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Friday, May 27, 2022
PRAGUE, Oct 2 2008 (IPS) - The government's frequent use of the 'communist card' against opponents is casting a shadow on its lustration attempts in a country where an isolated but strong communist party persists.
A former prime minister, two former cabinet ministers, a presidential candidate, a state attorney and an archbishop are some of the high-ranking figures that have recently faced accusations of cooperating with the communist secret services.
Efforts to remove all traces of the communist past from the state apparatus have gained new impetus following the nomination in 2006 of Ivan Langer, a prominent member of the ruling neo-liberal Civic Democrats (ODS), for the post of interior minister.
Parliament last year approved the creation of the Institute for the Study of Totalitarian Regimes to collect, analyse and publish documents on the Nazi and Communist periods in Czech lands, giving particular attention to the activities of the communist secret services.
"Seeking for StB (the state security service of former Czechoslovakia) collaborators is still an important activity. Czech people must learn that immoral behaviour can't pay off," Lukas Cvrcek, a historian at the Institute told IPS.
The social-democratic opposition and the communists are unhappy with the Institute, and fear that personal information can be selectively used to discredit political opponents, as was recently the case in neighbouring Poland.
The communists, the third strongest political force in the country with an almost 13 percent showing in the 2006 legislative elections, complain of persecution in the present-day Czech Republic.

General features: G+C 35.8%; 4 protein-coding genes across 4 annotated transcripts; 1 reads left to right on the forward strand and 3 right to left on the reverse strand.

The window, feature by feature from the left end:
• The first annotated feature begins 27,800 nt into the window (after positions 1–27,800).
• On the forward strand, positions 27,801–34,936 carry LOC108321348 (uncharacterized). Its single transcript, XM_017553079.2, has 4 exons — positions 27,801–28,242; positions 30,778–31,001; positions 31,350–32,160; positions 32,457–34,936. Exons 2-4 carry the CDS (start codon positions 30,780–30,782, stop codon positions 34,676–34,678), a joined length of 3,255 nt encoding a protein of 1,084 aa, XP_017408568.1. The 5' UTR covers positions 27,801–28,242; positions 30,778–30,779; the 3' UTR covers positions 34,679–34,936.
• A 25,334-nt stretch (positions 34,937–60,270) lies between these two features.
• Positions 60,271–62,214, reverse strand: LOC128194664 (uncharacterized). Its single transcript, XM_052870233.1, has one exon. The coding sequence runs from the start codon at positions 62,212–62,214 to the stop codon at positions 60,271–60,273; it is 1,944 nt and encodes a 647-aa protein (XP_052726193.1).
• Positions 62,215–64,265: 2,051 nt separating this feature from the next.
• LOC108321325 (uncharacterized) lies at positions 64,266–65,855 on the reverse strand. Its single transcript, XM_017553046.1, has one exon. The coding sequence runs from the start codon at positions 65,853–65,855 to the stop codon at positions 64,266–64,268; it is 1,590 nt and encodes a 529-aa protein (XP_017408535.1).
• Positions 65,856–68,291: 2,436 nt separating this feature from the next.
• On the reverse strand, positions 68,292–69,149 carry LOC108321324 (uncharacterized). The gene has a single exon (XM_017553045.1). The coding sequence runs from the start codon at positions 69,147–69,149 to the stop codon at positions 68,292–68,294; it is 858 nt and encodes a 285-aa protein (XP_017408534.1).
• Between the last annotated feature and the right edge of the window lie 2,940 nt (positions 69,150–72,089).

According to Czech law, members of the former ruling Communist Party of Czechoslovakia cadres, StB agents or officers and graduates of Soviet intelligence schools are banned from taking important functions in the state administration.
"Those who threw out their party cards and changed their identity overnight kept their jobs, the rest was persecuted," Hassan Charfo, head of the Department of International Relations at the Czech Communist Party (KSCM) told IPS.
Cvrcek reminds critics that the controversial institute is not the country's highest authority. "When somebody believes the conclusions of our institute are wrong, he can litigate for defamation before an independent court," he told IPS. Right-wing politicians say Langer has simply inherited the work his predecessors should have done, and that the left fears its links to communism will be revealed.
The pages of the archives of the former state security run 17 kilometres long, and number 155 million pages of information on 220,000 officers. Only half of this material has been processed, and the intention is to declassify and publish the reports.
The case of state attorney Radim Obst raised suspicions how the government will treat the material.
Obst was accused in 2007 of cooperating with the StB just as he investigated a corruption scandal involving a leading politician of the right-wing coalition. He was cleared of the accusation only after his replacement Arif Salichov hastily dismissed the corruption case.